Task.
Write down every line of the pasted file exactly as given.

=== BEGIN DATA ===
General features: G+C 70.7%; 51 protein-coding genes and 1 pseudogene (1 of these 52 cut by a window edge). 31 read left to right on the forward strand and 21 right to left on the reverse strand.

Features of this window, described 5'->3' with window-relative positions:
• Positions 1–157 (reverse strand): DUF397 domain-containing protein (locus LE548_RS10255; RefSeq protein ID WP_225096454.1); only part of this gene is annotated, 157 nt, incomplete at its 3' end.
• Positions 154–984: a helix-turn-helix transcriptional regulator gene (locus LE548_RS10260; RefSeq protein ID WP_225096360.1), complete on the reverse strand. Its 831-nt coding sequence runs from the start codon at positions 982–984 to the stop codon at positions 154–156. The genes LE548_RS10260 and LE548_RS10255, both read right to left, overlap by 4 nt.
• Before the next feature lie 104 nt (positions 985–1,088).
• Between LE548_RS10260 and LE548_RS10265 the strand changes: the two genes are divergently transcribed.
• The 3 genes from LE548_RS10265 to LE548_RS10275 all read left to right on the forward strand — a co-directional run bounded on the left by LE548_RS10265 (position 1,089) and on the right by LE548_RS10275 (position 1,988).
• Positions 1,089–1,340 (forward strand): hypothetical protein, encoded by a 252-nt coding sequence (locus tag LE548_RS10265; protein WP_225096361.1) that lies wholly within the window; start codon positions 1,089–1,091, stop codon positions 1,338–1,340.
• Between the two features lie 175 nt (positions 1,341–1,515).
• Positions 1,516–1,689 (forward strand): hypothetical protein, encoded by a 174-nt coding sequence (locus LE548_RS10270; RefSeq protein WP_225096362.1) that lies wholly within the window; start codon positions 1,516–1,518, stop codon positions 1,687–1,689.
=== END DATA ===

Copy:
General features: G+C 70.7%; 51 protein-coding genes and 1 pseudogene (1 of these 52 cut by a window edge). 31 read left to right on the forward strand and 21 right to left on the reverse strand.

Features of this window, described 5'->3' with window-relative positions:
• Positions 1–157 (reverse strand): DUF397 domain-containing protein (locus LE548_RS10255; RefSeq protein ID WP_225096454.1); only part of this gene is annotated, 157 nt, incomplete at its 3' end.
• Positions 154–984: a helix-turn-helix transcriptional regulator gene (locus LE548_RS10260; RefSeq protein ID WP_225096360.1), complete on the reverse strand. Its 831-nt coding sequence runs from the start codon at positions 982–984 to the stop codon at positions 154–156. The genes LE548_RS10260 and LE548_RS10255, both read right to left, overlap by 4 nt.
• Before the next feature lie 104 nt (positions 985–1,088).
• Between LE548_RS10260 and LE548_RS10265 the strand changes: the two genes are divergently transcribed.
• The 3 genes from LE548_RS10265 to LE548_RS10275 all read left to right on the forward strand — a co-directional run bounded on the left by LE548_RS10265 (position 1,089) and on the right by LE548_RS10275 (position 1,988).
• Positions 1,089–1,340 (forward strand): hypothetical protein, encoded by a 252-nt coding sequence (locus tag LE548_RS10265; protein WP_225096361.1) that lies wholly within the window; start codon positions 1,089–1,091, stop codon positions 1,338–1,340.
• Between the two features lie 175 nt (positions 1,341–1,515).
• Positions 1,516–1,689 (forward strand): hypothetical protein, encoded by a 174-nt coding sequence (locus LE548_RS10270; RefSeq protein WP_225096362.1) that lies wholly within the window; start codon positions 1,516–1,518, stop codon positions 1,687–1,689.